The Role of Geoengineering among Climate Strategies
Robert E. Kopp, Rutgers University
Humans are conducting a massive experiment with Earth’s climate, extracting billions of tonnes of carbon that have been buried in sediments for millions of years and, by combusting them to power our energy system, injecting them into the atmosphere and ocean. Most scientific and policy discussions addressing climate change have focused on mitigation and adaptation -- changing economic behaviors that emit CO2 to reduce emissions, and acting to limit damages caused by a changing climate. But an increasing interest in geoengineering approaches has been spurred both by skepticism about whether society will embark upon significant mitigation in a timely basis and concern about potential "tipping points" leading to effectively irreversible changes in the Earth system.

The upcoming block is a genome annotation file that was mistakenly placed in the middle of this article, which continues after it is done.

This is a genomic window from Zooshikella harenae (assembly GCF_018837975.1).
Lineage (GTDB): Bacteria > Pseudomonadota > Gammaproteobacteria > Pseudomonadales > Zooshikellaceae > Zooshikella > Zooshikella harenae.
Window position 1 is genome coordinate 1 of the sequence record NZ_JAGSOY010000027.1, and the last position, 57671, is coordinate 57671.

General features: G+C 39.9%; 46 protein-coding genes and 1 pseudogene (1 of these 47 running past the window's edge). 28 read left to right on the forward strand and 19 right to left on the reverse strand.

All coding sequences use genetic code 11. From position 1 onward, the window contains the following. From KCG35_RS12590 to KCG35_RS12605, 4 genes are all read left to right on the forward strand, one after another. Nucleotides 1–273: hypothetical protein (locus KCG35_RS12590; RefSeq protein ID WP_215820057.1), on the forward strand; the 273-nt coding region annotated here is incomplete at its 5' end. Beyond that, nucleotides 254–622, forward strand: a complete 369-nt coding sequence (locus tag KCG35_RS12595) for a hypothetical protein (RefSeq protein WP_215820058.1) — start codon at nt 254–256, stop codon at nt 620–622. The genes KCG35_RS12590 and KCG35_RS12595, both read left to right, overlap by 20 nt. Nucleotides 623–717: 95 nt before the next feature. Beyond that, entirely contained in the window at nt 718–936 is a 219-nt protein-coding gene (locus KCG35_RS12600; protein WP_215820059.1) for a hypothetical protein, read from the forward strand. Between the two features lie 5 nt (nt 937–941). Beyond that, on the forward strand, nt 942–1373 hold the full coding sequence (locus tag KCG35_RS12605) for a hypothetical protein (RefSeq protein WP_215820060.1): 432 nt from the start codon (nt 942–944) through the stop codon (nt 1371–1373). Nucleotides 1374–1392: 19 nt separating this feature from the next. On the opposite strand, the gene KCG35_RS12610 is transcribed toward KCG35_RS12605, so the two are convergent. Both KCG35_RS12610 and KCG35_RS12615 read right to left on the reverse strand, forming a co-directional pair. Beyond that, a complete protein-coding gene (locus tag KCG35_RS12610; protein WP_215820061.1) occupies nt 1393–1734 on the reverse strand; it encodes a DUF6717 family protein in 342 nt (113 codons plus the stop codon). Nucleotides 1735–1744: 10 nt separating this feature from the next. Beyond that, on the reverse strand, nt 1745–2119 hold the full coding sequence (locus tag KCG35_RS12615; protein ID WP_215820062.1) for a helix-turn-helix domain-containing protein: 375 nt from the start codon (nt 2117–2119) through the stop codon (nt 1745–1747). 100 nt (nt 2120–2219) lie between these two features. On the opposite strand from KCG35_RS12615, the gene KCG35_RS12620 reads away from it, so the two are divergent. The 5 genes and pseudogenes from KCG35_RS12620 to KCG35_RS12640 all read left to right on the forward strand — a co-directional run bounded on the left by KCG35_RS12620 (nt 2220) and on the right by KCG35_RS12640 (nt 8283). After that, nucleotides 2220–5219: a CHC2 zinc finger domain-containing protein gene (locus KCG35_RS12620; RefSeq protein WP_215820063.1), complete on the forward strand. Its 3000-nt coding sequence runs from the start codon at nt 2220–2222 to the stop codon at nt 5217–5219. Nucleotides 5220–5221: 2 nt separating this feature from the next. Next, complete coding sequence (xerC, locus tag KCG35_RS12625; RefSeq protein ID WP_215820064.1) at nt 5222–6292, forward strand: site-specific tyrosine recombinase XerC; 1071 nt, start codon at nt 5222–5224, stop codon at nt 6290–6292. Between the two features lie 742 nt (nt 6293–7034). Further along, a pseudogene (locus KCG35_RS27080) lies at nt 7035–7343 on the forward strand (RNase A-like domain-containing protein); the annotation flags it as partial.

Geoengineering strategies fall into two main categories: carbon dioxide removal (CDR), which accelerates the removal of carbon dioxide in the atmosphere (for example, by capturing atmospheric CO2 either biologically or chemically and then burying it) and solar radiation management (SRM), which reduces the amount of incoming solar radiation that makes it to Earth's surface (for example, by dispersing aerosols in the stratosphere).
CDR is slow, costly, and probably a crucial part of strategies to limit global warming to 2°C. SRM is fast and arguably low-cost; requires constant maintenance; involves human takeover of an additional, previously unmanaged component of Earth's climate system; has different distributional impacts than carbon-driven climate change; and involves a different set of risks and uncertainties. SRM cannot substitute for mitigation and carbon dioxide removal, and it raises new ethical and governance issues.